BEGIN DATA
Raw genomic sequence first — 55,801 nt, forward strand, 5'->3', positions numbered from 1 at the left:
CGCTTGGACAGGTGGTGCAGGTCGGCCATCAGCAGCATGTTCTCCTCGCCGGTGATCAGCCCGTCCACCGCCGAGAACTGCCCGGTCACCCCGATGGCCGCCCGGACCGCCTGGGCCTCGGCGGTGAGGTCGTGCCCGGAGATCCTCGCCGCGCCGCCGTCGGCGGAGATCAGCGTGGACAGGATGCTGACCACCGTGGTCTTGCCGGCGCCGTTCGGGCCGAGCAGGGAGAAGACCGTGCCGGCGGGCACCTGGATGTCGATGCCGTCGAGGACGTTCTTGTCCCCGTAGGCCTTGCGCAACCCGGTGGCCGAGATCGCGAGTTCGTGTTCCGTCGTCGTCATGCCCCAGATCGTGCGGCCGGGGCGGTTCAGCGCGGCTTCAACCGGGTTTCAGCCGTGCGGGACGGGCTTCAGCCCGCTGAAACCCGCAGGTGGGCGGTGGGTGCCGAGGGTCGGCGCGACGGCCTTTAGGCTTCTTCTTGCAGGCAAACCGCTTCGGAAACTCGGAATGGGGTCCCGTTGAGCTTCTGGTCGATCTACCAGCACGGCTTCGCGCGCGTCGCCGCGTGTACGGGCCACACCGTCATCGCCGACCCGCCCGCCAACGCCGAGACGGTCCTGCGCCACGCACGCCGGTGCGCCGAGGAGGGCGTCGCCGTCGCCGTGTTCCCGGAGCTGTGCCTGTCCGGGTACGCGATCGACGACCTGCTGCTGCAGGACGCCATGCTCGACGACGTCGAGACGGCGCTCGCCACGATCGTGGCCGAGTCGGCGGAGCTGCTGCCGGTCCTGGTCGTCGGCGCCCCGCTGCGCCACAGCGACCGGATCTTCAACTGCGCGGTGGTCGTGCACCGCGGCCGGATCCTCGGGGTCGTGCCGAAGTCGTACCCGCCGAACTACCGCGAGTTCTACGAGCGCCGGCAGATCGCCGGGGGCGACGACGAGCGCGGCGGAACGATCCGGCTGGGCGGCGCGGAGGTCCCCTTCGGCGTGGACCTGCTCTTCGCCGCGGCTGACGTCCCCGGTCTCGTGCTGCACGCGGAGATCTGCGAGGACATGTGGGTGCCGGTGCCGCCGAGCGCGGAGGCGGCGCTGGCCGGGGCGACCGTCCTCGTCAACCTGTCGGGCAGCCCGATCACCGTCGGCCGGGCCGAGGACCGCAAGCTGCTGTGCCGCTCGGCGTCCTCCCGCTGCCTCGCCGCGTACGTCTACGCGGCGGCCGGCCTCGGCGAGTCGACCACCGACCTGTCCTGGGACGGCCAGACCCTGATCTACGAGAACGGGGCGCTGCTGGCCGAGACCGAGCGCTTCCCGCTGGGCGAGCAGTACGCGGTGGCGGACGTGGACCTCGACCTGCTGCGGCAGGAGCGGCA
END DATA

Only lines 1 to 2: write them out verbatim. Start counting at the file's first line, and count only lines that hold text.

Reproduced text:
Raw genomic sequence first — 55,801 nt, forward strand, 5'->3', positions numbered from 1 at the left:
CGCTTGGACAGGTGGTGCAGGTCGGCCATCAGCAGCATGTTCTCCTCGCCGGTGATCAGCCCGTCCACCGCCGAGAACTGCCCGGTCACCCCGATGGCCGCCCGGACCGCCTGGGCCTCGGCGGTGAGGTCGTGCCCGGAGATCCTCGCCGCGCCGCCGTCGGCGGAGATCAGCGTGGACAGGATGCTGACCACCGTGGTCTTGCCGGCGCCGTTCGGGCCGAGCAGGGAGAAGACCGTGCCGGCGGGCACCTGGATGTCGATGCCGTCGAGGACGTTCTTGTCCCCGTAGGCCTTGCGCAACCCGGTGGCCGAGATCGCGAGTTCGTGTTCCGTCGTCGTCATGCCCCAGATCGTGCGGCCGGGGCGGTTCAGCGCGGCTTCAACCGGGTTTCAGCCGTGCGGGACGGGCTTCAGCCCGCTGAAACCCGCAGGTGGGCGGTGGGTGCCGAGGGTCGGCGCGACGGCCTTTAGGCTTCTTCTTGCAGGCAAACCGCTTCGGAAACTCGGAATGGGGTCCCGTTGAGCTTCTGGTCGATCTACCAGCACGGCTTCGCGCGCGTCGCCGCGTGTACGGGCCACACCGTCATCGCCGACCCGCCCGCCAACGCCGAGACGGTCCTGCGCCACGCACGCCGGTGCGCCGAGGAGGGCGTCGCCGTCGCCGTGTTCCCGGAGCTGTGCCTGTCCGGGTACGCGATCGACGACCTGCTGCTGCAGGACGCCATGCTCGACGACGTCGAGACGGCGCTCGCCACGATCGTGGCCGAGTCGGCGGAGCTGCTGCCGGTCCTGGTCGTCGGCGCCCCGCTGCGCCACAGCGACCGGATCTTCAACTGCGCGGTGGTCGTGCACCGCGGCCGGATCCTCGGGGTCGTGCCGAAGTCGTACCCGCCGAACTACCGCGAGTTCTACGAGCGCCGGCAGATCGCCGGGGGCGACGACGAGCGCGGCGGAACGATCCGGCTGGGCGGCGCGGAGGTCCCCTTCGGCGTGGACCTGCTCTTCGCCGCGGCTGACGTCCCCGGTCTCGTGCTGCACGCGGAGATCTGCGAGGACATGTGGGTGCCGGTGCCGCCGAGCGCGGAGGCGGCGCTGGCCGGGGCGACCGTCCTCGTCAACCTGTCGGGCAGCCCGATCACCGTCGGCCGGGCCGAGGACCGCAAGCTGCTGTGCCGCTCGGCGTCCTCCCGCTGCCTCGCCGCGTACGTCTACGCGGCGGCCGGCCTCGGCGAGTCGACCACCGACCTGTCCTGGGACGGCCAGACCCTGATCTACGAGAACGGGGCGCTGCTGGCCGAGACCGAGCGCTTCCCGCTGGGCGAGCAGTACGCGGTGGCGGACGTGGACCTCGACCTGCTGCGGCAGGAGCGGCA